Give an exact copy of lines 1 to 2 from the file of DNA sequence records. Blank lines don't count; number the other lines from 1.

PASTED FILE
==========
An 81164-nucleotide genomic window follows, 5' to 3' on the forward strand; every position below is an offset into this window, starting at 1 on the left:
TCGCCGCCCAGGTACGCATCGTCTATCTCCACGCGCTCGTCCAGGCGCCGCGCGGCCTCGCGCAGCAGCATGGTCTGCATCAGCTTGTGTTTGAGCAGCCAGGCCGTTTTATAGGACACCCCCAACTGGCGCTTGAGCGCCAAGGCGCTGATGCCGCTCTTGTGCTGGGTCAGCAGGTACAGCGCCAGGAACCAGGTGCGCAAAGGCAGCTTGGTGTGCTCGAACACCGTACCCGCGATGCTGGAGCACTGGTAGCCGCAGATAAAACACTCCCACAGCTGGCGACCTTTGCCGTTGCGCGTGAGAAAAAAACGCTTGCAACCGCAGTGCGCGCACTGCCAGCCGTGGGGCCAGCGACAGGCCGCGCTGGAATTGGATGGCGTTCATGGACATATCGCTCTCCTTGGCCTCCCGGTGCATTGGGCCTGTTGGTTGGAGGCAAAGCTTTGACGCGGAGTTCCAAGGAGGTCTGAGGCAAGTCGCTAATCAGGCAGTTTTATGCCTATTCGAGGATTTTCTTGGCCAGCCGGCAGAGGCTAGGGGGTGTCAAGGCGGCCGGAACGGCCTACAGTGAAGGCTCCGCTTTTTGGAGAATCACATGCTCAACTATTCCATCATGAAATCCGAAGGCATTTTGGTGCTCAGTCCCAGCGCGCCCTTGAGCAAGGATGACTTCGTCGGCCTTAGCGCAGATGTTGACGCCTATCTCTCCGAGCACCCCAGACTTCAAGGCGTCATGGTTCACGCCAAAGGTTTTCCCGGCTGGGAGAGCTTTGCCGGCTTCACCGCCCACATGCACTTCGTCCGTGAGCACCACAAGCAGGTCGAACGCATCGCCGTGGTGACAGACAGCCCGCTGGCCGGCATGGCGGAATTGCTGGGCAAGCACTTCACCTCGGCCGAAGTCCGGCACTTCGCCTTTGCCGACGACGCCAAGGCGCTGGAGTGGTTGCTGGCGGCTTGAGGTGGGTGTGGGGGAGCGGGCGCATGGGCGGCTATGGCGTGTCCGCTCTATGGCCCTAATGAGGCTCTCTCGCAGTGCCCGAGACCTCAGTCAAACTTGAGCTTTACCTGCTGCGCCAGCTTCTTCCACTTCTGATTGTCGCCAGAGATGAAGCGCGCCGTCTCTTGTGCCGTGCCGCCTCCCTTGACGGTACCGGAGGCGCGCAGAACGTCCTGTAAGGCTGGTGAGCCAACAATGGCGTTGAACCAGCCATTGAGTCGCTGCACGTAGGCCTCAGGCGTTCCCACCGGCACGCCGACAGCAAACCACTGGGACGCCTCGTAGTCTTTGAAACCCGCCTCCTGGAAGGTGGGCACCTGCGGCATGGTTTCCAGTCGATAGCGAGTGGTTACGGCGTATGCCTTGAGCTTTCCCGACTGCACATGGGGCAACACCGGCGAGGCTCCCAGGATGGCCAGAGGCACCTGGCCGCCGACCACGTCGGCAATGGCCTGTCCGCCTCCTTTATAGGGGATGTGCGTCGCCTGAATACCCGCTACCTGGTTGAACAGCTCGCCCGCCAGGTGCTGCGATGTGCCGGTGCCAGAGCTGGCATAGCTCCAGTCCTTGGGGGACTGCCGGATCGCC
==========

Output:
An 81164-nucleotide genomic window follows, 5' to 3' on the forward strand; every position below is an offset into this window, starting at 1 on the left:
TCGCCGCCCAGGTACGCATCGTCTATCTCCACGCGCTCGTCCAGGCGCCGCGCGGCCTCGCGCAGCAGCATGGTCTGCATCAGCTTGTGTTTGAGCAGCCAGGCCGTTTTATAGGACACCCCCAACTGGCGCTTGAGCGCCAAGGCGCTGATGCCGCTCTTGTGCTGGGTCAGCAGGTACAGCGCCAGGAACCAGGTGCGCAAAGGCAGCTTGGTGTGCTCGAACACCGTACCCGCGATGCTGGAGCACTGGTAGCCGCAGATAAAACACTCCCACAGCTGGCGACCTTTGCCGTTGCGCGTGAGAAAAAAACGCTTGCAACCGCAGTGCGCGCACTGCCAGCCGTGGGGCCAGCGACAGGCCGCGCTGGAATTGGATGGCGTTCATGGACATATCGCTCTCCTTGGCCTCCCGGTGCATTGGGCCTGTTGGTTGGAGGCAAAGCTTTGACGCGGAGTTCCAAGGAGGTCTGAGGCAAGTCGCTAATCAGGCAGTTTTATGCCTATTCGAGGATTTTCTTGGCCAGCCGGCAGAGGCTAGGGGGTGTCAAGGCGGCCGGAACGGCCTACAGTGAAGGCTCCGCTTTTTGGAGAATCACATGCTCAACTATTCCATCATGAAATCCGAAGGCATTTTGGTGCTCAGTCCCAGCGCGCCCTTGAGCAAGGATGACTTCGTCGGCCTTAGCGCAGATGTTGACGCCTATCTCTCCGAGCACCCCAGACTTCAAGGCGTCATGGTTCACGCCAAAGGTTTTCCCGGCTGGGAGAGCTTTGCCGGCTTCACCGCCCACATGCACTTCGTCCGTGAGCACCACAAGCAGGTCGAACGCATCGCCGTGGTGACAGACAGCCCGCTGGCCGGCATGGCGGAATTGCTGGGCAAGCACTTCACCTCGGCCGAAGTCCGGCACTTCGCCTTTGCCGACGACGCCAAGGCGCTGGAGTGGTTGCTGGCGGCTTGAGGTGGGTGTGGGGGAGCGGGCGCATGGGCGGCTATGGCGTGTCCGCTCTATGGCCCTAATGAGGCTCTCTCGCAGTGCCCGAGACCTCAGTCAAACTTGAGCTTTACCTGCTGCGCCAGCTTCTTCCACTTCTGATTGTCGCCAGAGATGAAGCGCGCCGTCTCTTGTGCCGTGCCGCCTCCCTTGACGGTACCGGAGGCGCGCAGAACGTCCTGTAAGGCTGGTGAGCCAACAATGGCGTTGAACCAGCCATTGAGTCGCTGCACGTAGGCCTCAGGCGTTCCCACCGGCACGCCGACAGCAAACCACTGGGACGCCTCGTAGTCTTTGAAACCCGCCTCCTGGAAGGTGGGCACCTGCGGCATGGTTTCCAGTCGATAGCGAGTGGTTACGGCGTATGCCTTGAGCTTTCCCGACTGCACATGGGGCAACACCGGCGAGGCTCCCAGGATGGCCAGAGGCACCTGGCCGCCGACCACGTCGGCAATGGCCTGTCCGCCTCCTTTATAGGGGATGTGCGTCGCCTGAATACCCGCTACCTGGTTGAACAGCTCGCCCGCCAGGTGCTGCGATGTGCCGGTGCCAGAGCTGGCATAGCTCCAGTCCTTGGGGGACTGCCGGATCGCC